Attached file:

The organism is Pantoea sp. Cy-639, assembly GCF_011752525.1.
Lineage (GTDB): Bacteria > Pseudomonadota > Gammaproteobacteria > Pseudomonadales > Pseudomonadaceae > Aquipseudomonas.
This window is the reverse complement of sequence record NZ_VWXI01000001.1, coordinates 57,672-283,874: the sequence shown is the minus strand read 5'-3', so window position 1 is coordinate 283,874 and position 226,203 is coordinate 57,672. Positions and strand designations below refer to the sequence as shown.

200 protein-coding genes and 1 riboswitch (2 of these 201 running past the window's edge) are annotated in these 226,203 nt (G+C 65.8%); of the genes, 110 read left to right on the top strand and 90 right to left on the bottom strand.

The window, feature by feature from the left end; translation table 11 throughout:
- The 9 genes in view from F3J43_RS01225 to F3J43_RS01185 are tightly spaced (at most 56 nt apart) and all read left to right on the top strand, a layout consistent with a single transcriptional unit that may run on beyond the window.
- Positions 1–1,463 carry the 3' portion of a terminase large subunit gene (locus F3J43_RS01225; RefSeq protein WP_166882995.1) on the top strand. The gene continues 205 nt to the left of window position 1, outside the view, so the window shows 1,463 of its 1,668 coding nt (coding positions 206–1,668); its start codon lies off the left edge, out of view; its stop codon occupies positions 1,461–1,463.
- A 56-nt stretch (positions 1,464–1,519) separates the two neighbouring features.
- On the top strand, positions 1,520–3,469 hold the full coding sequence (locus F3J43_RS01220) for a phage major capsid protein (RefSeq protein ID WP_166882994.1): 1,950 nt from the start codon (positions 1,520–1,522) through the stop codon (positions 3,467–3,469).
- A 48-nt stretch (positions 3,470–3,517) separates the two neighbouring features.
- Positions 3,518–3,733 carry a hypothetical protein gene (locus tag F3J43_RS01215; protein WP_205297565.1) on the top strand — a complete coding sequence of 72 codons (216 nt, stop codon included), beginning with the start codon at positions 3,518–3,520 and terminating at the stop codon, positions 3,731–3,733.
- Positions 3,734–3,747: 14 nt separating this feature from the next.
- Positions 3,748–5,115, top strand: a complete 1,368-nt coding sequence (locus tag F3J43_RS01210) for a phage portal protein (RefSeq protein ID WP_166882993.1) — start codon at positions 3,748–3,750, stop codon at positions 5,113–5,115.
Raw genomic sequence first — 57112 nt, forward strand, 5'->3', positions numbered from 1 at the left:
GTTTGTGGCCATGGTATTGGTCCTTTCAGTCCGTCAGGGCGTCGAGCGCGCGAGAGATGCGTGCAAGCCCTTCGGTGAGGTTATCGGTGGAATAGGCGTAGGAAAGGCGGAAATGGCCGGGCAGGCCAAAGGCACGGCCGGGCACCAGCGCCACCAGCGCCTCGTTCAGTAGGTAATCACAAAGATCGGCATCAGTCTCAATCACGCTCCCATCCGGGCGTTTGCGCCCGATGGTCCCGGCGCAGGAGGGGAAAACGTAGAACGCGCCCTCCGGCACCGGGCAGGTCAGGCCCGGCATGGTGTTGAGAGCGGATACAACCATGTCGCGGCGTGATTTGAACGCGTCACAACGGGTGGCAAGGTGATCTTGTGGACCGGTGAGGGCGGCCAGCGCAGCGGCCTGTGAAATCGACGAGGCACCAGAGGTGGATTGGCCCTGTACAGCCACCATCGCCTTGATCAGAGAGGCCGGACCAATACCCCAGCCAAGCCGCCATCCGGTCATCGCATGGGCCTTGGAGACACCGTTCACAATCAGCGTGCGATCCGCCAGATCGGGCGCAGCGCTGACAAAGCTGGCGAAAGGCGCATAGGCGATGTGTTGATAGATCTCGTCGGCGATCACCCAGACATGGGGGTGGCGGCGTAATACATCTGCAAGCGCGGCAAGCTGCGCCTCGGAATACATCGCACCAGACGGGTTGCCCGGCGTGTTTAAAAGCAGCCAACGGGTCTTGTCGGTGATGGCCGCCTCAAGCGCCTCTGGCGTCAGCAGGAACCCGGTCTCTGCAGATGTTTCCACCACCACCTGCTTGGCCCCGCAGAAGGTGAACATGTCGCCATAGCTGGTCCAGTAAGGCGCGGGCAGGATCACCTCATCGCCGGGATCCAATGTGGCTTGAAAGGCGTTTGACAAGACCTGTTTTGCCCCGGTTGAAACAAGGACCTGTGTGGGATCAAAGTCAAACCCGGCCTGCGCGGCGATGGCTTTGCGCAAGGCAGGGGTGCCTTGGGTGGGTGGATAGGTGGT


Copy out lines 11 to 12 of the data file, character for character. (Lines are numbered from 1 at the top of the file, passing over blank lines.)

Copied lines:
- Positions 3,518–3,733 carry a hypothetical protein gene (locus tag F3J43_RS01215; protein WP_205297565.1) on the top strand — a complete coding sequence of 72 codons (216 nt, stop codon included), beginning with the start codon at positions 3,518–3,520 and terminating at the stop codon, positions 3,731–3,733.
- Positions 3,734–3,747: 14 nt separating this feature from the next.